#COP10 is on from Monday 5 February to Saturday 10 February The official event takes place in the Panama Convention Center. There are also unofficial events taking place, notably the Good COP event. Here we give you information about the official and unofficial events.

Anyone can get involved in #COP10 on social media – the official hashtag is #COP10FCTC

The Importance of Differentiating…

Between High Risk and Low Risk Nicotine Products
Diane Caruana – Vaping Post

In light of the much discussed 10th Conference of the Parties (COP10) event starting next Monday, public health experts are advocating for differentiated regulations for cigarettes and novel nicotine products such as vapes, nicotine pouches and snus. They emphasize that smoke-free alternatives are significantly less harmful and could contribute to addressing global smoking issues.

Studies conducted worldwide have consistently shown that these products, carry significantly lower risks than traditional cigarettes. Experts in the field stress that the harm from cigarettes is primarily due to the inhalation of smoke, not nicotine. Hence, switching to smoke-free alternatives can significantly reduce harm.

Are People Who Smoke Sick?

Or Just Unaware of Better Options? – Dr. John Oyston

When the dangers of cigarette smoking were recognized in the 1950s and ‘60s, physicians assumed that tobacco would be treated like any other environmental toxin and gradually removed from the marketplace, as was done with substances such as lead or asbestos. It is no longer possible to buy lead pipes, leaded petrol, asbestos brake linings or asbestos insulation. However, cigarettes remain available at the local convenience store in every country.

Despite decades of work on tobacco control, the World Health Organization reports that tobacco use causes over 8 million annual deaths. The number of tobacco users, most of whom smoke cigarettes, is only declining very slowly, from 1.36 billion in 2000 to 1.25 billion in 2022.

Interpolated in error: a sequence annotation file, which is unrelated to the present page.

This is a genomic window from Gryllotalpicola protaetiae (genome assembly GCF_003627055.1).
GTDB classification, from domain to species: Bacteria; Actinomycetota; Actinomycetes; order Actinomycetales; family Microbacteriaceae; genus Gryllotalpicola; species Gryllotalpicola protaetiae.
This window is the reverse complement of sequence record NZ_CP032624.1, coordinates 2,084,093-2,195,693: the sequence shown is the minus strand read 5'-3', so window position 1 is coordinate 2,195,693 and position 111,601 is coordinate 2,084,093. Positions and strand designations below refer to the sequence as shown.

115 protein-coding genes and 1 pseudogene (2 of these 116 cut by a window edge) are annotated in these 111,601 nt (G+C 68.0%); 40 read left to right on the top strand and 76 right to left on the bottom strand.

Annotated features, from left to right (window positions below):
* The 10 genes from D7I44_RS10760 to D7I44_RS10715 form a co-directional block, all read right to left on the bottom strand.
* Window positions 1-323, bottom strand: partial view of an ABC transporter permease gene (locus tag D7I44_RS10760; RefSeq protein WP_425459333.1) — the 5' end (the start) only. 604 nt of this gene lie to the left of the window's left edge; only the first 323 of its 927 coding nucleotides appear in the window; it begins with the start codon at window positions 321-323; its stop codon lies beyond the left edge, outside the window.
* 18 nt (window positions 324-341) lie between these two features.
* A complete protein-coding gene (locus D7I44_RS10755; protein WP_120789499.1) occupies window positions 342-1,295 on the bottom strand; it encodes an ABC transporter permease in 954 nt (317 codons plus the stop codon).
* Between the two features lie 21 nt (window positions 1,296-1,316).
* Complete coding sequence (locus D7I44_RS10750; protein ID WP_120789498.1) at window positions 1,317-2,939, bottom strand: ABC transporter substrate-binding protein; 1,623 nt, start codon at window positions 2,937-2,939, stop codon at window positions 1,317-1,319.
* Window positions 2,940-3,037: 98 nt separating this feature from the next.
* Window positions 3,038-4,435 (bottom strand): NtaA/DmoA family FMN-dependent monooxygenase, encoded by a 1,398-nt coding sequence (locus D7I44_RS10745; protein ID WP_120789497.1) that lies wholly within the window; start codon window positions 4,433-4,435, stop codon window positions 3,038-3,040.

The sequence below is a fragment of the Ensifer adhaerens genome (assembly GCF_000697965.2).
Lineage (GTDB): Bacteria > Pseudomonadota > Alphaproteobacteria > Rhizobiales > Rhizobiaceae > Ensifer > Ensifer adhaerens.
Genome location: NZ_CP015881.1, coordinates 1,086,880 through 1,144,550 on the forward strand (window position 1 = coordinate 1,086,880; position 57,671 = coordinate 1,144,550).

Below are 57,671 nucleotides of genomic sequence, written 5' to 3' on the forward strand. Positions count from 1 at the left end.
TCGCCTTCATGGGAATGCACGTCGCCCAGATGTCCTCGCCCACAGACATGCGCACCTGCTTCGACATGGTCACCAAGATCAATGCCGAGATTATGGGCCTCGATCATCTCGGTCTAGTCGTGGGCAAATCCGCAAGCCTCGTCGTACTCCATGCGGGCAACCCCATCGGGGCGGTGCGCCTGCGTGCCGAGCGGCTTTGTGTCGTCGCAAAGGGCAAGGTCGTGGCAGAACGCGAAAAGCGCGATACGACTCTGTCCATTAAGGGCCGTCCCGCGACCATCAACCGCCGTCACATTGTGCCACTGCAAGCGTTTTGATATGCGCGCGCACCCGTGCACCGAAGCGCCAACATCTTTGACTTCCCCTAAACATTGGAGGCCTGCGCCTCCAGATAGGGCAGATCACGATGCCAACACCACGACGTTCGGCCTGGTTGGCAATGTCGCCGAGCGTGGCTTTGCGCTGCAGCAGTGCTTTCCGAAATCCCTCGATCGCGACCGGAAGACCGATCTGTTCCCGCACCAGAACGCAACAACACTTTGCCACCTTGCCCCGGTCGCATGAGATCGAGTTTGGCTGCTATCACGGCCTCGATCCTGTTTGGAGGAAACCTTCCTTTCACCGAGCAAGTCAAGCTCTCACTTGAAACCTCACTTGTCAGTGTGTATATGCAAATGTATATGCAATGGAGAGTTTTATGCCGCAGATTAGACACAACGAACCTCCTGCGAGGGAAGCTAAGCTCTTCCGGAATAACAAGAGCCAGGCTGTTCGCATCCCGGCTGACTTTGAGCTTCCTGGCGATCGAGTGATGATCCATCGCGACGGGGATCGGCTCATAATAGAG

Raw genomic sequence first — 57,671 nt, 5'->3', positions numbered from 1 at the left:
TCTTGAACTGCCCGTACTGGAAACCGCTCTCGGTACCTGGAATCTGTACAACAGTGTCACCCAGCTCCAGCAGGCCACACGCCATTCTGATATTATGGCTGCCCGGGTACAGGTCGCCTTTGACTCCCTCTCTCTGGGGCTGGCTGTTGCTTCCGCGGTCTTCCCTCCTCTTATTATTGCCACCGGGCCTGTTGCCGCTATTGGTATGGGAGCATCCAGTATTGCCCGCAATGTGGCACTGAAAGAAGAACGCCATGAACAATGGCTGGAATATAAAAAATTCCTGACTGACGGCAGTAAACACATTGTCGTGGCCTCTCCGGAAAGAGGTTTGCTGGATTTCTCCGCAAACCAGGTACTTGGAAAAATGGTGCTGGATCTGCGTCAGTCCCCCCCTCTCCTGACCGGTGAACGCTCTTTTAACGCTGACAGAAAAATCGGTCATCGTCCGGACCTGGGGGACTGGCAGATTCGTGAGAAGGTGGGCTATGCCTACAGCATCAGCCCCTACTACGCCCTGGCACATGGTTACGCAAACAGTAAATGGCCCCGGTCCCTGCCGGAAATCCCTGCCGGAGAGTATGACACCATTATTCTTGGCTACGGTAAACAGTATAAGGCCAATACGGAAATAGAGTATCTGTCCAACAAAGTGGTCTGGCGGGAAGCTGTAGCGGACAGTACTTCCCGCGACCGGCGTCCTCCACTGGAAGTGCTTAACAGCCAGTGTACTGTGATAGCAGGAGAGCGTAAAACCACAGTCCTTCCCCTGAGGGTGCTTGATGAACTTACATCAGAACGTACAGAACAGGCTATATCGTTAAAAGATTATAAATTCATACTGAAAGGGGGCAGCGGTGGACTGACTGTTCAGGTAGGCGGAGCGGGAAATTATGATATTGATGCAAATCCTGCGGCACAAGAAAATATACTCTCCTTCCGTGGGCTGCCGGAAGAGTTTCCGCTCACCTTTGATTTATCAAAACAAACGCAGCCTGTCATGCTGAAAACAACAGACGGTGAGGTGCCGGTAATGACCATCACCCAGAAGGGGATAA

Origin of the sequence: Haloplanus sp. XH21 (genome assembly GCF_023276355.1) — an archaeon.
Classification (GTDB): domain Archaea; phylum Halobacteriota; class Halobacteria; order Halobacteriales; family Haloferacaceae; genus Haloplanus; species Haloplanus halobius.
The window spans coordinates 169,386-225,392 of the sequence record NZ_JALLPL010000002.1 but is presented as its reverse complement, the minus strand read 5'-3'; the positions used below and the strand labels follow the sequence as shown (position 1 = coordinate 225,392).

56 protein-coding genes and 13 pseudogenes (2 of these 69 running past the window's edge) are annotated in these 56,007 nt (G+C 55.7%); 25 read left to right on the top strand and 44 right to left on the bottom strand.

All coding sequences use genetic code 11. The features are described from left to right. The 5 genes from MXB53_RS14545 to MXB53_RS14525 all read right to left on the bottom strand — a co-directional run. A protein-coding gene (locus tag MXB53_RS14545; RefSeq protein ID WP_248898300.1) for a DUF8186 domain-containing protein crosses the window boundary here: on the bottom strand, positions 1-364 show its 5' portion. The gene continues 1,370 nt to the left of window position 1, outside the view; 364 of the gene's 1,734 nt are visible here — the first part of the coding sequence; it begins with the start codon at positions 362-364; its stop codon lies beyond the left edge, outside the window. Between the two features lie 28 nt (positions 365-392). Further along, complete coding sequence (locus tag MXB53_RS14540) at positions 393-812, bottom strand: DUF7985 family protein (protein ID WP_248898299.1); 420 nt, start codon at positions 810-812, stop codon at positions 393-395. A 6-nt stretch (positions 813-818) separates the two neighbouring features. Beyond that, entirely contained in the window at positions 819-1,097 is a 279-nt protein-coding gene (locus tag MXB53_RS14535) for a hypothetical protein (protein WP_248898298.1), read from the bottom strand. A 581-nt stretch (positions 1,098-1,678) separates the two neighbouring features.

On this Day…2023

A look back at how things have moved on or otherwise…

‘A missed opportunity’

EU cancer summit snubs Swedes’ lung cancer success – Snusforumet

Sweden boasts the EU’s lowest lung cancer rates, thanks largely to the prevalence of Swedish snus. Yet a high-level EU cancer conference hosted in Stockholm as part of the Swedish EU presidency failed to highlight Sweden’s success in combating the disease.

“A missed opportunity,” says Patrik Strömer, head of the Association of Swedish Snus Manufacturers.

The primary theme of the EU cancer conference, entitled “Equity, excellence, and innovation – modern cancer care for all”, was to highlight inequalities in cancer care and prevention across the EU.

Child poisoning from vaping.

Is it time to panic yet? – Dr Colin Mendelsohn

THE ABC RECENTLY REPORTED an alarming rise in child poisoning from vapes [here]. Fortunately, a closer look reveals that this was just another scaremongering campaign to vilify vaping.

In 2022, the NSW Poisons Information Centre (PIC) received 213 calls about ‘exposure’ to e-cigarette fluid by children under the age of four. The NSW PIC handles about half the nation’s >200,000 ‘poisoning’ calls per year.

Of course, anti-vaping advocates were quick to jump on the bandwagon and magnify the risk. However a closer look reveals a very different story.